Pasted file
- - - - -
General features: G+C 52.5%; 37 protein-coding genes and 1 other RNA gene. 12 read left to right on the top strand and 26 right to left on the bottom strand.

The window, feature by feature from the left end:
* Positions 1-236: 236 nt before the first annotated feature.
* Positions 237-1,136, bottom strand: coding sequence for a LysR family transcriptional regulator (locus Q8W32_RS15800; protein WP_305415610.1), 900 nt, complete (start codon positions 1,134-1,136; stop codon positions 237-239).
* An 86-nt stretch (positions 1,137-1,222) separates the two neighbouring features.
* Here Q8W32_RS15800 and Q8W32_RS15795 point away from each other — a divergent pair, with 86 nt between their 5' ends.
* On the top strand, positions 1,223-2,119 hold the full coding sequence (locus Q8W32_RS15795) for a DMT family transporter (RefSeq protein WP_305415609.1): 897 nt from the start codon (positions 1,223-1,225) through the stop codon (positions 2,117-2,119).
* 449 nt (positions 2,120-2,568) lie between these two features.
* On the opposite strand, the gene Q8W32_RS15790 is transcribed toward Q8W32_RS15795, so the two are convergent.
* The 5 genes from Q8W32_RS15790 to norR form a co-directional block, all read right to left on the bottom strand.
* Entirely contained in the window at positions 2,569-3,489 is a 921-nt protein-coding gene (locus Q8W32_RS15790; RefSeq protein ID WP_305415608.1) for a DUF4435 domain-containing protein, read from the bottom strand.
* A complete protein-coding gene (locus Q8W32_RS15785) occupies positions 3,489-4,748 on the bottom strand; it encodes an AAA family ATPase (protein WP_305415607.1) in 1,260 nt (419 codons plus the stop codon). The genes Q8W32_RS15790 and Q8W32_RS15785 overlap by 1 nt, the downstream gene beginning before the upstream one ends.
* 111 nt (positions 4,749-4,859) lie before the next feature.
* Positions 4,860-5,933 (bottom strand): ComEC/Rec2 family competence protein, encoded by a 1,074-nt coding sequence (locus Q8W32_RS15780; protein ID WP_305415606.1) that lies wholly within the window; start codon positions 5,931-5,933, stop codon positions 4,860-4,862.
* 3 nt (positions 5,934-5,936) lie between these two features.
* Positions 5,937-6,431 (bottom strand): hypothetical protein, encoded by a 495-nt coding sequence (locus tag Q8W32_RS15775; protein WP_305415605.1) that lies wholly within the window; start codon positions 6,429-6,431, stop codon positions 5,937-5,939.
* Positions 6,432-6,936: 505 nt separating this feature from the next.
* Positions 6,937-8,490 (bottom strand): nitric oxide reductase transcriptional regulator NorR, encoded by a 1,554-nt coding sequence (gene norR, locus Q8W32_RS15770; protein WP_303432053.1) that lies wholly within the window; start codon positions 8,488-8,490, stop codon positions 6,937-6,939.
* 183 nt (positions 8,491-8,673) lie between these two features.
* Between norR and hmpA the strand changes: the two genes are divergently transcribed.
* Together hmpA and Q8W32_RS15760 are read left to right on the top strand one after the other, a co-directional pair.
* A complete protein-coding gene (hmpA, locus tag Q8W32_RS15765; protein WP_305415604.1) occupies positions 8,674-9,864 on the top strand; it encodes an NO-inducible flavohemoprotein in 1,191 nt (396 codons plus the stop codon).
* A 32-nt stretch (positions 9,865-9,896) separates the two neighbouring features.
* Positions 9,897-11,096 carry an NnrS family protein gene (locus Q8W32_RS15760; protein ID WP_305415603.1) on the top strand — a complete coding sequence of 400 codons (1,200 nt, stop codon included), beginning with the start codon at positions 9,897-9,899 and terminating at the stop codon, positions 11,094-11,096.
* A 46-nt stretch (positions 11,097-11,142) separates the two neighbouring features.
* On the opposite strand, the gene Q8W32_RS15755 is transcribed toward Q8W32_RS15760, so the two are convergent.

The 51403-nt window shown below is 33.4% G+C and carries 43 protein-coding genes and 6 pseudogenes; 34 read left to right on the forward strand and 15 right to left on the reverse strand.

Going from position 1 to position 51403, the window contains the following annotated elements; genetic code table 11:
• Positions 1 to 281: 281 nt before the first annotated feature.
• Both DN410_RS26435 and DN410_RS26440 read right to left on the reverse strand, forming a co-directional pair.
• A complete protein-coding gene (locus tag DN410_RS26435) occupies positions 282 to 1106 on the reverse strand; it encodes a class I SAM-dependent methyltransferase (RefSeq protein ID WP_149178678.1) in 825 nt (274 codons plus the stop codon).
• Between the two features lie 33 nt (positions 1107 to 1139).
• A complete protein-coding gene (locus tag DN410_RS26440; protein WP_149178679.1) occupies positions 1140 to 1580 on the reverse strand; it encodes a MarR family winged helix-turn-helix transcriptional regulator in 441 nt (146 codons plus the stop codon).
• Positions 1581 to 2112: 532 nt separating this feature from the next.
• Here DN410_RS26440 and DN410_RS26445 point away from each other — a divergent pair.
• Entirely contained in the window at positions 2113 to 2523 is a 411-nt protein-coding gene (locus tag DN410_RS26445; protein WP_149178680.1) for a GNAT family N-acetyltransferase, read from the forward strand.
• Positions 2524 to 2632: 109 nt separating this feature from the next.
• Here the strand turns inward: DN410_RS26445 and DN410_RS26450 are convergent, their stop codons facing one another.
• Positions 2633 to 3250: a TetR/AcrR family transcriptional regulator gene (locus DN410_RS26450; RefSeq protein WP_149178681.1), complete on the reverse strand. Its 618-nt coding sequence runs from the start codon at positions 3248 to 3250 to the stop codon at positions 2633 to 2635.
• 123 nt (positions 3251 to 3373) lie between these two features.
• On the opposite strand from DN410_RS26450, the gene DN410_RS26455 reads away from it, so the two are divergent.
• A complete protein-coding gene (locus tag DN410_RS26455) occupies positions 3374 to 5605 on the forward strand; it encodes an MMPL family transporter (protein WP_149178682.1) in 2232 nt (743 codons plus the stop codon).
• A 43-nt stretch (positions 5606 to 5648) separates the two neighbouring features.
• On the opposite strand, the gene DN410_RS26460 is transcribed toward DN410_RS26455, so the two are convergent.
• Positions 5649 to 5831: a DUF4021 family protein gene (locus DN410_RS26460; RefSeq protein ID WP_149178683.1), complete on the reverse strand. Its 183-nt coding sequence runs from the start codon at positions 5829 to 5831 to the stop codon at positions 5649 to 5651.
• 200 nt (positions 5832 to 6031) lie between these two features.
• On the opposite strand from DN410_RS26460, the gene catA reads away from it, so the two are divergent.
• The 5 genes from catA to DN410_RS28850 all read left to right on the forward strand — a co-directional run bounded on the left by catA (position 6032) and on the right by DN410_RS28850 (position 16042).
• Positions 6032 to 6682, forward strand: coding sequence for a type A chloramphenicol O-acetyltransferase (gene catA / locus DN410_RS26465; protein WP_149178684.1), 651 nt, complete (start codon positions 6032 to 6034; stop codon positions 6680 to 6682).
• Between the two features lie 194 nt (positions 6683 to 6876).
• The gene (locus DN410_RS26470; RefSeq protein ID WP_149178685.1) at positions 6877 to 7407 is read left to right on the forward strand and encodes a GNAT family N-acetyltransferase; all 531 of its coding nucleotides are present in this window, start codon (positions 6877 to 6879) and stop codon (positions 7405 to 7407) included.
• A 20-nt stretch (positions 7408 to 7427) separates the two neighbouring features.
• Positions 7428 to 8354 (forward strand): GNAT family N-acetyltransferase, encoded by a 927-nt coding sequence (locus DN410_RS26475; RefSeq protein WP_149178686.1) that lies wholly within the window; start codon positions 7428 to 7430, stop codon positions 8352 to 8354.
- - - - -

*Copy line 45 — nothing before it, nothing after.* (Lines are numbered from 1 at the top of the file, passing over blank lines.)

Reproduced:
• Positions 5649 to 5831: a DUF4021 family protein gene (locus DN410_RS26460; RefSeq protein ID WP_149178683.1), complete on the reverse strand. Its 183-nt coding sequence runs from the start codon at positions 5829 to 5831 to the stop codon at positions 5649 to 5651.